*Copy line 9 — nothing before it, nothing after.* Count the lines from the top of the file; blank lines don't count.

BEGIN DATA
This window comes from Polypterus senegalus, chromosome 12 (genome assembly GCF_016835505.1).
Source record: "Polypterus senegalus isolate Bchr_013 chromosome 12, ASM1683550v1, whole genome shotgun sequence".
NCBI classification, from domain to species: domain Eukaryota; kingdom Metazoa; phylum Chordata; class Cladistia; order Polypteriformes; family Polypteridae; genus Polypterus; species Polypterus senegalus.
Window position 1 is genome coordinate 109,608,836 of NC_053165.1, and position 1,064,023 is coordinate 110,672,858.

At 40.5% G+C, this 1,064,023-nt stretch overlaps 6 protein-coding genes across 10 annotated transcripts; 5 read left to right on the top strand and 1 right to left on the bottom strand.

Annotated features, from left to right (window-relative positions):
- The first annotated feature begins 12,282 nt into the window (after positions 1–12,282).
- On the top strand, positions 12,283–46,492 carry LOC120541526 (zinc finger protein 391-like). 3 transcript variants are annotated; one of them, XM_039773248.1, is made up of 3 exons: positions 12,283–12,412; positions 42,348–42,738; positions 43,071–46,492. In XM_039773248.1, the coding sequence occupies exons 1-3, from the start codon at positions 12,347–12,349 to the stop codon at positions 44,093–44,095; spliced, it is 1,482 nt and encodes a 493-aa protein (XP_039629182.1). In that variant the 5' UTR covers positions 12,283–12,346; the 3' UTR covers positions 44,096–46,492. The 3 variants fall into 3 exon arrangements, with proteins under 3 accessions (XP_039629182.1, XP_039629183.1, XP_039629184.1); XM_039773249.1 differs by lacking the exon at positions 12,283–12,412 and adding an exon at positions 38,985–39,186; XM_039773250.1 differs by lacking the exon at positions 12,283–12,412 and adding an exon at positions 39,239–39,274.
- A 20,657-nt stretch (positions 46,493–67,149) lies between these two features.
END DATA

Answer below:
- A 20,657-nt stretch (positions 46,493–67,149) lies between these two features.